South East Asia

Closing our businesses could kill them

July 27, 2020

In one Southeast Asian country, several of OM’s ministries face being closed down, not because of persecution but rather because of the threat of economic strain connected with the coronavirus crisis. If the country’s borders are closed and the government announces a lockdown of some sort, then the team-run businesses, which are a sustainable part of the ministry, would have to close, too.

“All of our national staff and about 85 per cent of those in our discipleship programme are employed through our businesses. Their salaries are paid through those businesses,” Derek*, who oversees ministry in the country, explains. “Not having any income from our businesses could kill all of our businesses. We’d have to lay off staff or not pay them a salary for the next few months, which means they [wouldn’t be able to] buy food.”

In addition, several of the discipleship programme participants send part of their monthly salaries, earned while working at one of these businesses, home to their families. And, of course, the families of every staff member depend on their income. The ripple effect of the loss of income would be damaging to many.

While the government hasn’t announced anything official yet, borders are expected to close shortly. This would most likely lead to food security issues — as the country is “very dependent on the other countries around. Maybe about 80 per cent of industrially manufactured goods in the capital are imported,” explains Derek. For those countries that don’t produce enough food for their population, the complete closure of borders could lead to people panicking. “Prices here — for basic necessities like rice and other staples — have already risen quite sharply, and we think that they will continue to increase as the situation changes.” 

“You hear rumours of an entire village that is sick with a fever and the government is telling them they can’t tell anyone,” Derek says, “or of someone who just came out of a government meeting, saying that they’re going to shut everything down… [or] ‘to go buy rice and stock up while you can or you won’t have enough to eat’ — but no one knows where this [infected] village is or has any reliable sources for these stories.” Derek has seen that these kinds of rumours scare people, causing them to rush to markets and stockpile more than they need, which then scares other shoppers, who feel the need to buy more, too.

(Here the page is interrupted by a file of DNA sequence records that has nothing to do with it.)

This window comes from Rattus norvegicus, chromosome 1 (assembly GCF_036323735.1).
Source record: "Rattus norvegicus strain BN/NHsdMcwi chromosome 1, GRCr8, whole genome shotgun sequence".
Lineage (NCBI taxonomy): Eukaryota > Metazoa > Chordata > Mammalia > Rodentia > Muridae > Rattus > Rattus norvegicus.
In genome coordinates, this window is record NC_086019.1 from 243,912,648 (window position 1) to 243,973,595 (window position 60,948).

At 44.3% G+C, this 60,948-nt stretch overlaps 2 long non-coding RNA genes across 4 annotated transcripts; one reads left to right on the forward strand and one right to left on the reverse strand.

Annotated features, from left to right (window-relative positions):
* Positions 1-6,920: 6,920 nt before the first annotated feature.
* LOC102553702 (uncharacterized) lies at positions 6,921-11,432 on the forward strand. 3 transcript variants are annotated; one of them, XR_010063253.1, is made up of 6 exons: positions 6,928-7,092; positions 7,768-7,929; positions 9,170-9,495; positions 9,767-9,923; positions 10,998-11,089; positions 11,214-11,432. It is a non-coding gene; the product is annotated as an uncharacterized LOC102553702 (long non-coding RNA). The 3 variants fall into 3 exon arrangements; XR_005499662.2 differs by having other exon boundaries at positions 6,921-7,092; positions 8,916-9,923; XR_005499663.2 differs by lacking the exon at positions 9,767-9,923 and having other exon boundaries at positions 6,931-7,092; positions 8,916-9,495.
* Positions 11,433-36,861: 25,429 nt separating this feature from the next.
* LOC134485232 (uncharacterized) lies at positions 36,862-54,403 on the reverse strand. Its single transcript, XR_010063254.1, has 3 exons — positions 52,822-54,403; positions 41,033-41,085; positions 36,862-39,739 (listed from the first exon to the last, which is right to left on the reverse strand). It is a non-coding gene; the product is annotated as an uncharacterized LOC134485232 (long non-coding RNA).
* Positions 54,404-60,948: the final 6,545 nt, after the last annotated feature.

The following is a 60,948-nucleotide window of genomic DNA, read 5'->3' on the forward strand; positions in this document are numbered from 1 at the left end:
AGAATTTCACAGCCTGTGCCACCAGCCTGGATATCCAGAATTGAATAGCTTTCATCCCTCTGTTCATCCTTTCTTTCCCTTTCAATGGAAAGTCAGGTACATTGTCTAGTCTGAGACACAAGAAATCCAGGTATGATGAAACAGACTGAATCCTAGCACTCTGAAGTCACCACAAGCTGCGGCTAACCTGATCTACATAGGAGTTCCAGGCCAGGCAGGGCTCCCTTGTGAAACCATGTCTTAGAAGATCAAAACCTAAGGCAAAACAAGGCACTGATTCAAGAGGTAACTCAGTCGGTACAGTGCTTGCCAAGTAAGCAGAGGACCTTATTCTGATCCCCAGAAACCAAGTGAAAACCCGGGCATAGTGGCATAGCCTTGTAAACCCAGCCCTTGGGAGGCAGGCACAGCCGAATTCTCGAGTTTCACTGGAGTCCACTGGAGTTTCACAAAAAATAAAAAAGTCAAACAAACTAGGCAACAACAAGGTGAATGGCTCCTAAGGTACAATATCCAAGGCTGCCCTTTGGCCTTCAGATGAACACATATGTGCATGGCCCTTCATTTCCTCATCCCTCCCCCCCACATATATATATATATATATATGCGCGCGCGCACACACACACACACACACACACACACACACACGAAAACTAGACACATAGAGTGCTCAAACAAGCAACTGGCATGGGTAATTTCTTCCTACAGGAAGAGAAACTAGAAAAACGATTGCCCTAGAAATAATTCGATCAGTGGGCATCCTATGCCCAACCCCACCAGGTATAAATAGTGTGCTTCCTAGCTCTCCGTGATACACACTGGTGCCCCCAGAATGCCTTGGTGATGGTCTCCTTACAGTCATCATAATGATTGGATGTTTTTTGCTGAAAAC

Even though there are no reported cases in the country, Derek shares that some people, despite not having any symptoms, feel so anxious that they go to a hospital to be tested. “People are definitely very scared of the virus. We already had one team member leave our discipleship programme because his family felt that the capital city wasn’t safe, and they wanted him to come home.”

Up until now, life and ministry has continued as normal, but things can change quickly. International travel has become tricky and more unpredictable as flights are cancelled or limited, and the threat of border closures could complicate extending visas for some foreign workers. A graver consequence of closed borders would be for those seeking emergency medical treatment. “The country’s medical care is not sufficient for critical care,” Derek admits. “[Closed borders] would leave any of those in emergencies or needing medical assistance for other serious illnesses without quality treatment options.”

There is a lot of uncertainty everywhere in the world right now — but there are also many opportunities to share God’s love in practical ways. If the coronavirus crisis drags on for a few more weeks or even months, the effects will be damaging for many countries, but especially those that are already economically struggling. “We want to be good employers and take responsibility for caring for our staff in a crisis and to continue to be able to pay their salaries, even if our businesses have to close for some time,” Derek shares. “We need some help to be able to care for our people and others in our community.”